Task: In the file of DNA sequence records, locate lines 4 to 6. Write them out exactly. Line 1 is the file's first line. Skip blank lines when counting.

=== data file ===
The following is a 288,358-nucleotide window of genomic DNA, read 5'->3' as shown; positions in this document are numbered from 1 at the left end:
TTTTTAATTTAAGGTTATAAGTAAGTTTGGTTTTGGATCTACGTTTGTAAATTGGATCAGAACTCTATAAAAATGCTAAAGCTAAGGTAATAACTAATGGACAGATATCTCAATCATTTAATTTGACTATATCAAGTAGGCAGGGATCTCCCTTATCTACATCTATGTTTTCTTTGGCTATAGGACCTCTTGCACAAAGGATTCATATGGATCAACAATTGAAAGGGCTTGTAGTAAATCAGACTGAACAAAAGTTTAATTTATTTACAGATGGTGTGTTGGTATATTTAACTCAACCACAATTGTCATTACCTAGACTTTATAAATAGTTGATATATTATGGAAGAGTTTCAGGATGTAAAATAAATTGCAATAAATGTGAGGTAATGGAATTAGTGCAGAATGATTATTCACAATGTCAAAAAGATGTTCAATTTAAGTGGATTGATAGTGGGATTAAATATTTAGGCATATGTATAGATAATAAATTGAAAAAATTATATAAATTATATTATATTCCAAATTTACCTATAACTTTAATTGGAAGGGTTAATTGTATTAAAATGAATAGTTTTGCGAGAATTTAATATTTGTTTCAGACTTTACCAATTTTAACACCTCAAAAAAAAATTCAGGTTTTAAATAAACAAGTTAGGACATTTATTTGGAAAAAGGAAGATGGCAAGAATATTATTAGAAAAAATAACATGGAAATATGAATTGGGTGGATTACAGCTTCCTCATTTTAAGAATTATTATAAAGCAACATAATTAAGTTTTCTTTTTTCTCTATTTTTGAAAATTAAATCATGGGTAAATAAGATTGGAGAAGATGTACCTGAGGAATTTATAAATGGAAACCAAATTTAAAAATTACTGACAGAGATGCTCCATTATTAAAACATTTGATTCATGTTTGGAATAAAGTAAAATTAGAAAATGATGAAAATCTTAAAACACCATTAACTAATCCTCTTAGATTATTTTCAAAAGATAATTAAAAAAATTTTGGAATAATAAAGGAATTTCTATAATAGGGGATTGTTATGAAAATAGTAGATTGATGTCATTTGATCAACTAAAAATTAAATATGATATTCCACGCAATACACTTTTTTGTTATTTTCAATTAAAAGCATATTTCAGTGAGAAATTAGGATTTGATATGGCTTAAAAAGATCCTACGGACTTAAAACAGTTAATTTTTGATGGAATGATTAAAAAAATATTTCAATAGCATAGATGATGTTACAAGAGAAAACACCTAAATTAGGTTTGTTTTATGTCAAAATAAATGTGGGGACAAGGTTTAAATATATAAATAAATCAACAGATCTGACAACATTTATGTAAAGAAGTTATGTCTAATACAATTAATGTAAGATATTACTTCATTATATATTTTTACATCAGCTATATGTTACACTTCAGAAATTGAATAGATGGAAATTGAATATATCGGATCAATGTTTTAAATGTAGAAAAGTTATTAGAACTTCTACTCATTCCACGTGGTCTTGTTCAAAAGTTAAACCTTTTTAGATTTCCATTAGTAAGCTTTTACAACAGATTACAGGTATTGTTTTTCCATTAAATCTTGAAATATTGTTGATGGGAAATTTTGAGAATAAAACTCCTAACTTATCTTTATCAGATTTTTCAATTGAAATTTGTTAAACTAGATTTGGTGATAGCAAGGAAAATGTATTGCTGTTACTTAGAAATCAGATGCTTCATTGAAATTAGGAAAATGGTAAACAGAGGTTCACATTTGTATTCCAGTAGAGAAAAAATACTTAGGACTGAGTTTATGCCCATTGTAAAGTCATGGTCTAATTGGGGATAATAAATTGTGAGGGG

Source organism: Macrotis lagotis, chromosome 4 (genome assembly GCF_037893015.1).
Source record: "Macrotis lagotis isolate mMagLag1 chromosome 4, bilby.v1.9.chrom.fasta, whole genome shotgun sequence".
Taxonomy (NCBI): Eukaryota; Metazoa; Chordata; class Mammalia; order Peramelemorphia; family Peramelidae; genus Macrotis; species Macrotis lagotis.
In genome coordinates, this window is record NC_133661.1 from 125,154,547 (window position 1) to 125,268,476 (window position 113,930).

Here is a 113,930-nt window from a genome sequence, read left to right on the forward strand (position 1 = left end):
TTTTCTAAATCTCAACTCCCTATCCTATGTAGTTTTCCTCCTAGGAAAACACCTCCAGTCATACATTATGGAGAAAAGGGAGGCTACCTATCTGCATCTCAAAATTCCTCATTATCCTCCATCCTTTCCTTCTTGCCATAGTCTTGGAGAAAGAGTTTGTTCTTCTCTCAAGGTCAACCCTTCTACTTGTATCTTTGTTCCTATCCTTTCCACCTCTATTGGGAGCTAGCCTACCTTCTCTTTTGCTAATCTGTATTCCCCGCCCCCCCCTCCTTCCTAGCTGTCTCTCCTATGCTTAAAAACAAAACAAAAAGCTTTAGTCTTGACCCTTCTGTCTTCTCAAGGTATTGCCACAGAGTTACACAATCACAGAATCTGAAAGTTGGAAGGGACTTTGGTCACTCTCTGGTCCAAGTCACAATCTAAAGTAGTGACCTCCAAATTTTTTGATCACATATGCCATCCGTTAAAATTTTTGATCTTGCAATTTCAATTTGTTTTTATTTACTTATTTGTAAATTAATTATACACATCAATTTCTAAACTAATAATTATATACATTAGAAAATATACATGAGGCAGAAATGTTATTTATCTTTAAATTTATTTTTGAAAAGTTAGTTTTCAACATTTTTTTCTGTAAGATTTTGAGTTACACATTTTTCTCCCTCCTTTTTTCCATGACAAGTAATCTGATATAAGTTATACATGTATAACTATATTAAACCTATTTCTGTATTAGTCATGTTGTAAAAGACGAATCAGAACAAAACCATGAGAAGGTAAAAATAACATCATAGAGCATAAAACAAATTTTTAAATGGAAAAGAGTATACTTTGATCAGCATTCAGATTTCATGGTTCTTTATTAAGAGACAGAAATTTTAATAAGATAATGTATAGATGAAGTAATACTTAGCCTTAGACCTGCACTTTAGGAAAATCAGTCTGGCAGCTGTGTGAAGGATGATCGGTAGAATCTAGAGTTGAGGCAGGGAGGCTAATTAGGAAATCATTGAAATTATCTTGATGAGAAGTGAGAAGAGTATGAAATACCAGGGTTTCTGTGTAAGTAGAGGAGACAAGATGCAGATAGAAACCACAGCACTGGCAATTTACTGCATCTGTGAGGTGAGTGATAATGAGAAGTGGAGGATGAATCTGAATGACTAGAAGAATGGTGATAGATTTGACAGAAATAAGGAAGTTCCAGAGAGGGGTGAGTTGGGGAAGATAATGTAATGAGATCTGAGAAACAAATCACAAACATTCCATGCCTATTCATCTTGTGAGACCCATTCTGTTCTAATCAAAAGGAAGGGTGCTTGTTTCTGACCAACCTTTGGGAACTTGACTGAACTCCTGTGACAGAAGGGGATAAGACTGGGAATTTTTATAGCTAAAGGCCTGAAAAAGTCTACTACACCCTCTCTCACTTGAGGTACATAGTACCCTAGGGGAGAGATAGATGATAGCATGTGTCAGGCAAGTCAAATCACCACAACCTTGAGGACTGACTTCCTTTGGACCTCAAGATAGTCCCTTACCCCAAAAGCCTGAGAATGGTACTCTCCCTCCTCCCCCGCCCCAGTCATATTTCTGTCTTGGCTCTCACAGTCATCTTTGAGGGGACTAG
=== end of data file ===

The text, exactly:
Source record: "Macrotis lagotis isolate mMagLag1 chromosome 4, bilby.v1.9.chrom.fasta, whole genome shotgun sequence".
Taxonomy (NCBI): Eukaryota; Metazoa; Chordata; class Mammalia; order Peramelemorphia; family Peramelidae; genus Macrotis; species Macrotis lagotis.
In genome coordinates, this window is record NC_133661.1 from 125,154,547 (window position 1) to 125,268,476 (window position 113,930).